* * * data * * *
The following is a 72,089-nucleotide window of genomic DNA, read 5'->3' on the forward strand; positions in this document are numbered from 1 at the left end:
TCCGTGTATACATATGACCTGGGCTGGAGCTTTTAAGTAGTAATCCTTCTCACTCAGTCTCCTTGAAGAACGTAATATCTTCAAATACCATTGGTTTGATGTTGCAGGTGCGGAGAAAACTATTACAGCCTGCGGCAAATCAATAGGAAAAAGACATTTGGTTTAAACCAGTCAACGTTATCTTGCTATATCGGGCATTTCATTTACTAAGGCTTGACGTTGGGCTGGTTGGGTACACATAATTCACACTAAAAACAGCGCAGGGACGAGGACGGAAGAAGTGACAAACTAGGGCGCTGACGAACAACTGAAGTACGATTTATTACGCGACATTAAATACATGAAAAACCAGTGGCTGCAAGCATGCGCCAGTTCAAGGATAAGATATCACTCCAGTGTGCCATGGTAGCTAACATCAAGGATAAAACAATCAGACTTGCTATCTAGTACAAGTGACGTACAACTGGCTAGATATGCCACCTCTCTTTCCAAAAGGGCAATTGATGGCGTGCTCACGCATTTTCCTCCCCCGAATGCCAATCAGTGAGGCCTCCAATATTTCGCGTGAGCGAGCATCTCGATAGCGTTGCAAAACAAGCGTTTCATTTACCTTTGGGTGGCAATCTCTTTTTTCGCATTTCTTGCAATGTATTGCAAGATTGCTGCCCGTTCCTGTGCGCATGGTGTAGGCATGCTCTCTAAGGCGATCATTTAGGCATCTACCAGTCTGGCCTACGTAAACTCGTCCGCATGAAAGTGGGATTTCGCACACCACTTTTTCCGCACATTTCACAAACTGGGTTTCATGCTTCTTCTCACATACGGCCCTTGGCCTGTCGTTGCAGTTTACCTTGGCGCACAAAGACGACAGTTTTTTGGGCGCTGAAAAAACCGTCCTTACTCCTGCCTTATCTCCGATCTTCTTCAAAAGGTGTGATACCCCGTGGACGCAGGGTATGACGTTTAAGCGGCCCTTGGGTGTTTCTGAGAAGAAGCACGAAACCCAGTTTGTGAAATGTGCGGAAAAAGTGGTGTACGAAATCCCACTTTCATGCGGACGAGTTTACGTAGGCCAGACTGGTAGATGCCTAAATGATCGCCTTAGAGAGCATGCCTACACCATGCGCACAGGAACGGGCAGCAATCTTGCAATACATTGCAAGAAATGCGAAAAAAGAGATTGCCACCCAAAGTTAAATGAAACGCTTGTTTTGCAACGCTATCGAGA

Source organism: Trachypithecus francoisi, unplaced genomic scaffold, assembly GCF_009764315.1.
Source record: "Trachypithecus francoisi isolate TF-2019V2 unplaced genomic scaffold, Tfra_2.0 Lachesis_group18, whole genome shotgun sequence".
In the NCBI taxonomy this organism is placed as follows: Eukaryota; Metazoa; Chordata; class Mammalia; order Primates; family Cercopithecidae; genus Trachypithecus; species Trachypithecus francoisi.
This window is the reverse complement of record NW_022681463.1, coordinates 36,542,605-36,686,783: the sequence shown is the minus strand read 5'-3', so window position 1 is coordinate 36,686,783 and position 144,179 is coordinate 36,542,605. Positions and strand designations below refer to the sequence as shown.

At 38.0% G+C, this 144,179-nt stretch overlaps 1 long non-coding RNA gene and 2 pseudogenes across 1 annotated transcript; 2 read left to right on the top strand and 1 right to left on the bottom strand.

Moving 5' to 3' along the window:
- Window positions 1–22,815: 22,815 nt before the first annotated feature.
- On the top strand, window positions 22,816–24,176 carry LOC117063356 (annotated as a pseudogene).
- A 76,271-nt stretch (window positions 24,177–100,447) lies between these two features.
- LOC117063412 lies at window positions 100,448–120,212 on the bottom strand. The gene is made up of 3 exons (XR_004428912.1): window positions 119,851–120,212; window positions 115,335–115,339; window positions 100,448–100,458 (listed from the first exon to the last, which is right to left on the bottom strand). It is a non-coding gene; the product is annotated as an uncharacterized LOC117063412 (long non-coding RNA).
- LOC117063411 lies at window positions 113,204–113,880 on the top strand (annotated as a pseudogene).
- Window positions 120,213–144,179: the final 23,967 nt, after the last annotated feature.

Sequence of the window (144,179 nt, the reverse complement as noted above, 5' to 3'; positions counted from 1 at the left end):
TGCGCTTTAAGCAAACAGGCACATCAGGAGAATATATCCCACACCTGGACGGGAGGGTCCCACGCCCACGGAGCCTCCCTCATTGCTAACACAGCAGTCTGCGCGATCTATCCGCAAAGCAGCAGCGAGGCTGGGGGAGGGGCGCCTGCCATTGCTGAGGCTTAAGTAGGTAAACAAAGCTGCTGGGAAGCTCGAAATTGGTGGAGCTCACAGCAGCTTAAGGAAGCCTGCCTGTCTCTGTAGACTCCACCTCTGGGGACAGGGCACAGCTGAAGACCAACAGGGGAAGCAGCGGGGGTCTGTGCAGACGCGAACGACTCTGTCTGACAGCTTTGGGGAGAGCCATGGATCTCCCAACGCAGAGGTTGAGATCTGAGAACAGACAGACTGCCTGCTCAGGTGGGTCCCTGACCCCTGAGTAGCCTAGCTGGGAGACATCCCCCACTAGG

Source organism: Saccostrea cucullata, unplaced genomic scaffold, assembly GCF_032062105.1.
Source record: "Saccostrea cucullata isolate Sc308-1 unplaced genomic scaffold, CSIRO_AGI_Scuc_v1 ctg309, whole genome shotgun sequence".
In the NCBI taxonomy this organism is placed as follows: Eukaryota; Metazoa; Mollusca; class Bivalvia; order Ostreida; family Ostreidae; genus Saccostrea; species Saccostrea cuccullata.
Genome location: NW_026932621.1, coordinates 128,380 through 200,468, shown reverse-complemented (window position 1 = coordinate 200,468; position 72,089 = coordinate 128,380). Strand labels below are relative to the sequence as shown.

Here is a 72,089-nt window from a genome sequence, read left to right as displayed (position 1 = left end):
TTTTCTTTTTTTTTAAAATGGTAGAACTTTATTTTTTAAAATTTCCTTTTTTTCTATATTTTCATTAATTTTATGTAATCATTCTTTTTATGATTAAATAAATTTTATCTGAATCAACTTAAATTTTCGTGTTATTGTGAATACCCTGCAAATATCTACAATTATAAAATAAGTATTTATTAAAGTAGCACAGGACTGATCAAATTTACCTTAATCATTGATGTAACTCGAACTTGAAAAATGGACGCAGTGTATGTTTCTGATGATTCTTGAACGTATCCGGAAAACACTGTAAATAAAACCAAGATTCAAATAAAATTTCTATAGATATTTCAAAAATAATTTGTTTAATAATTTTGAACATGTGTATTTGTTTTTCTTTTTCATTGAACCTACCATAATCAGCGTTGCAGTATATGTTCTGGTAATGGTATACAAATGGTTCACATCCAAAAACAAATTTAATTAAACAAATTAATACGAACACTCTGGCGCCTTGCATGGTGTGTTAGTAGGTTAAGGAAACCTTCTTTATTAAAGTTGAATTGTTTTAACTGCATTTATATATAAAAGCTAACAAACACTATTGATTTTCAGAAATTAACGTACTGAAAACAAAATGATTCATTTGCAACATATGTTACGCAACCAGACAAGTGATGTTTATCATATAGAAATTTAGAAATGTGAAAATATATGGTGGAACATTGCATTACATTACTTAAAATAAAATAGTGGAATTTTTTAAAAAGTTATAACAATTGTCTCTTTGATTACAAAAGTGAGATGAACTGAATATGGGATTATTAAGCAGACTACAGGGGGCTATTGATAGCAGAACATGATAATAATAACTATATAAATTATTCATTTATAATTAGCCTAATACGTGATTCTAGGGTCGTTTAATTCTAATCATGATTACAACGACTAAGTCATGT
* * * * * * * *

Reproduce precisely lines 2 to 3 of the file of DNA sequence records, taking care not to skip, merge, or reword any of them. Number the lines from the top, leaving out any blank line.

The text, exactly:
TCCGTGTATACATATGACCTGGGCTGGAGCTTTTAAGTAGTAATCCTTCTCACTCAGTCTCCTTGAAGAACGTAATATCTTCAAATACCATTGGTTTGATGTTGCAGGTGCGGAGAAAACTATTACAGCCTGCGGCAAATCAATAGGAAAAAGACATTTGGTTTAAACCAGTCAACGTTATCTTGCTATATCGGGCATTTCATTTACTAAGGCTTGACGTTGGGCTGGTTGGGTACACATAATTCACACTAAAAACAGCGCAGGGACGAGGACGGAAGAAGTGACAAACTAGGGCGCTGACGAACAACTGAAGTACGATTTATTACGCGACATTAAATACATGAAAAACCAGTGGCTGCAAGCATGCGCCAGTTCAAGGATAAGATATCACTCCAGTGTGCCATGGTAGCTAACATCAAGGATAAAACAATCAGACTTGCTATCTAGTACAAGTGACGTACAACTGGCTAGATATGCCACCTCTCTTTCCAAAAGGGCAATTGATGGCGTGCTCACGCATTTTCCTCCCCCGAATGCCAATCAGTGAGGCCTCCAATATTTCGCGTGAGCGAGCATCTCGATAGCGTTGCAAAACAAGCGTTTCATTTACCTTTGGGTGGCAATCTCTTTTTTCGCATTTCTTGCAATGTATTGCAAGATTGCTGCCCGTTCCTGTGCGCATGGTGTAGGCATGCTCTCTAAGGCGATCATTTAGGCATCTACCAGTCTGGCCTACGTAAACTCGTCCGCATGAAAGTGGGATTTCGCACACCACTTTTTCCGCACATTTCACAAACTGGGTTTCATGCTTCTTCTCACATACGGCCCTTGGCCTGTCGTTGCAGTTTACCTTGGCGCACAAAGACGACAGTTTTTTGGGCGCTGAAAAAACCGTCCTTACTCCTGCCTTATCTCCGATCTTCTTCAAAAGGTGTGATACCCCGTGGACGCAGGGTATGACGTTTAAGCGGCCCTTGGGTGTTTCTGAGAAGAAGCACGAAACCCAGTTTGTGAAATGTGCGGAAAAAGTGGTGTACGAAATCCCACTTTCATGCGGACGAGTTTACGTAGGCCAGACTGGTAGATGCCTAAATGATCGCCTTAGAGAGCATGCCTACACCATGCGCACAGGAACGGGCAGCAATCTTGCAATACATTGCAAGAAATGCGAAAAAAGAGATTGCCACCCAAAGTTAAATGAAACGCTTGTTTTGCAACGCTATCGAGA

Source organism: Trachypithecus francoisi, unplaced genomic scaffold, assembly GCF_009764315.1.